Understanding and enhancing compliance with the second dose of hepatitis B vaccine: a cohort analysis and a randomized controlled trial.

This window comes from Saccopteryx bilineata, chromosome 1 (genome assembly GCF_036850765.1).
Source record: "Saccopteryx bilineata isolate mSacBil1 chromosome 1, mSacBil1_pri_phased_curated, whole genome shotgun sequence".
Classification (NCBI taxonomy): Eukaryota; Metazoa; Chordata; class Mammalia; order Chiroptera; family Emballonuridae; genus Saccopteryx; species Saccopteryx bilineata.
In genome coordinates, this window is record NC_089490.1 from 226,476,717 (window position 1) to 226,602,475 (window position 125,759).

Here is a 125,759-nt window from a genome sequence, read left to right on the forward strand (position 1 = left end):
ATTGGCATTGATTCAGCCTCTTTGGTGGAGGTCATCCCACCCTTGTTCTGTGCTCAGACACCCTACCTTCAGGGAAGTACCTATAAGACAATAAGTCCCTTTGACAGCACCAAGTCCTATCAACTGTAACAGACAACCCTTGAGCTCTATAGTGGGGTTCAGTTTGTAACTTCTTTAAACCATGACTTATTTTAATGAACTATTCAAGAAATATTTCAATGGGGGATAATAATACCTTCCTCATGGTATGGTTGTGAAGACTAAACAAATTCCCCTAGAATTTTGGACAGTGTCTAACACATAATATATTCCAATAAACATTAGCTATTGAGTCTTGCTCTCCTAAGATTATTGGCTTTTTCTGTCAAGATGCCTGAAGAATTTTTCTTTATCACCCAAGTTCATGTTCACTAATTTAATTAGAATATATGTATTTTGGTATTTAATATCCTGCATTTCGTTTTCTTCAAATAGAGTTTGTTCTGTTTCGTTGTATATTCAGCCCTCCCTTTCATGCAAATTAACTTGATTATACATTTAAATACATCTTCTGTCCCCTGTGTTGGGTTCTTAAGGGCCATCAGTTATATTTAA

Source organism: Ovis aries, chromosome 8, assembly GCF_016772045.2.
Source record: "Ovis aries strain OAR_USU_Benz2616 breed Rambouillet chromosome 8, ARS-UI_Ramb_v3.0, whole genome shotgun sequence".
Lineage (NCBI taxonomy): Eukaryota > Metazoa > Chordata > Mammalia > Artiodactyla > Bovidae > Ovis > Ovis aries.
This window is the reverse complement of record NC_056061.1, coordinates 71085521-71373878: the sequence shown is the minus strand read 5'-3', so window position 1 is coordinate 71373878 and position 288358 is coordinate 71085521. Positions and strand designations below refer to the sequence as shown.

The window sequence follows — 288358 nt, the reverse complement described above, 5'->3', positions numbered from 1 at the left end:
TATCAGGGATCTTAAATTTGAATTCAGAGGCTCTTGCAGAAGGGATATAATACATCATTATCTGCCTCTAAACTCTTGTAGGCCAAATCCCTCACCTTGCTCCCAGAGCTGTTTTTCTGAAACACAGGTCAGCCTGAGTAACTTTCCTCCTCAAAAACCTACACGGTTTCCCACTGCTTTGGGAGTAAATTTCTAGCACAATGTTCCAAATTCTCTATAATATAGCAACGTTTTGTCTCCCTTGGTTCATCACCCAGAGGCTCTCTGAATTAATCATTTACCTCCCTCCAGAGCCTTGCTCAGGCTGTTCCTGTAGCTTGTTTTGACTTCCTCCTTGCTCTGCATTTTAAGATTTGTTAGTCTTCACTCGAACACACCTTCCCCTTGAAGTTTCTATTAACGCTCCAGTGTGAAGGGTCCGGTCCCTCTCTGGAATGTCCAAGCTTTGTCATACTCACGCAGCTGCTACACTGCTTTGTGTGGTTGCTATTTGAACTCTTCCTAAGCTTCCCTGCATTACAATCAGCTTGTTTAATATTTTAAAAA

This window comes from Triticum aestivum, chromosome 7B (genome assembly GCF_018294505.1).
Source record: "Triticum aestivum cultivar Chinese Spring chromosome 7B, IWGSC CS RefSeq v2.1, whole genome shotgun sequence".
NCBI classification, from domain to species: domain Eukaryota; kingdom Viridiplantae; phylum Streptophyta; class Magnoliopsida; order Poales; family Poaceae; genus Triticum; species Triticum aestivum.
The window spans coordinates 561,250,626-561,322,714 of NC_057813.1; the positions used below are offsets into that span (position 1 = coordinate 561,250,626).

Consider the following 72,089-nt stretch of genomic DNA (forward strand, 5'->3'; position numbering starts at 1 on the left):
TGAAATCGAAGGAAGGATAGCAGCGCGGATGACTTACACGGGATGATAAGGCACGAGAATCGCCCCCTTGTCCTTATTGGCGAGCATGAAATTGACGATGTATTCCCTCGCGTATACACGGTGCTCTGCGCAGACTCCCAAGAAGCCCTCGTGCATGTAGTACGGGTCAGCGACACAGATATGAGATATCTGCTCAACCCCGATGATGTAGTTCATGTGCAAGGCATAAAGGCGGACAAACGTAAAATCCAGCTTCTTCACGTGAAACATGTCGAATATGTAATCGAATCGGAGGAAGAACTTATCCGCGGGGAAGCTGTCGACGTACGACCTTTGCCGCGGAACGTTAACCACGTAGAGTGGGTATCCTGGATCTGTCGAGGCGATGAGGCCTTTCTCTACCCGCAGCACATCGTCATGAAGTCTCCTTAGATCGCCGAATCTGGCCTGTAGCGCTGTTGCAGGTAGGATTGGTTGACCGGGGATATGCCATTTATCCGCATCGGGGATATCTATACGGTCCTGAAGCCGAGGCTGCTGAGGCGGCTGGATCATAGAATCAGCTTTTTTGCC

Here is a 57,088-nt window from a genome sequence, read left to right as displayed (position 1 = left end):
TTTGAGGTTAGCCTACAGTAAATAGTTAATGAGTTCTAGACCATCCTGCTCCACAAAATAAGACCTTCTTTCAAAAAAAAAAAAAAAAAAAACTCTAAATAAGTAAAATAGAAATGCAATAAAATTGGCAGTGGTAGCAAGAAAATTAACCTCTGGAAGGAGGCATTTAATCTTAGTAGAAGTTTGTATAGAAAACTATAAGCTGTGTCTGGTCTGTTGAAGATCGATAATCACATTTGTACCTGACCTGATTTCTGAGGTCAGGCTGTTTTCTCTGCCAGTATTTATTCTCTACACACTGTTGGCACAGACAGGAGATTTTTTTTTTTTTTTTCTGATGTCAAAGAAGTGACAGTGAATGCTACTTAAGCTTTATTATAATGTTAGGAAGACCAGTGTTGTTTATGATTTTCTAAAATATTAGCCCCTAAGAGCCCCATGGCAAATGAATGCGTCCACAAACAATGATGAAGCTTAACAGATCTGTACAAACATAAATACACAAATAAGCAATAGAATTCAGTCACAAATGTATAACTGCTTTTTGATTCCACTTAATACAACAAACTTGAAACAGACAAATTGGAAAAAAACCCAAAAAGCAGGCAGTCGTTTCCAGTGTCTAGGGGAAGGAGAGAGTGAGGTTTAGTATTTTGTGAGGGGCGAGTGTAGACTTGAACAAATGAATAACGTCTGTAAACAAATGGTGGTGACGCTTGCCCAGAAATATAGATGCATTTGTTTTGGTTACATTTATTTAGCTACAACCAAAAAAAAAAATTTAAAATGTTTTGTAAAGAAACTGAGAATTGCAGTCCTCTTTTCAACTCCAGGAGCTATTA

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OBJECTIVE: To determine the predictors and extent of noncompliance with a second dose of hepatitis B vaccine and the effectiveness of a compliance enhancement strategy. DESIGN: Cohort analysis and randomized clinical trial. SUBJECTS: A total of 256 consecutive adults attending a sexually transmitted diseases clinic from October 1992 to July 1993 who were seronegative for hepatitis B virus and agreed to receive hepatitis B vaccination. SETTING: Hamilton, Ont. INTERVENTION: Subjects were followed up for 4 months. Those who did not return for the second dose of vaccine by 6 weeks after the first (2 weeks overdue) were randomly assigned to the enhanced intervention group (telephone and mail reminders) or the regular intervention group (mail reminder only). Subjects were considered noncompliant if they did not return for the second dose by 4 months after the first. RESULTS: The risk of not returning for the second dose of vaccine within 4 months after the first was strongly and linearly associated with level of education (p = 0.004). The noncompliance rate among those with less than a grade 10 education was 50%, grade 10-13 education 34%, some college education 15% and some university education 9%. In the randomized controlled trial the enhanced intervention group had twice the compliance rate of the regular intervention group (48% v. 25%; p = 0.008). Subjects with no postsecondary education were highly responsive to the enhanced intervention (relative risk 2.1; p = 0.02) compared with those with a higher level of education (relative risk 1.0; p = 1.0). CONCLUSION: Hepatitis B vaccine recipients with lower educational levels are at increased risk of noncompliance with the second dose of vaccine but are highly responsive to telephone reminders.
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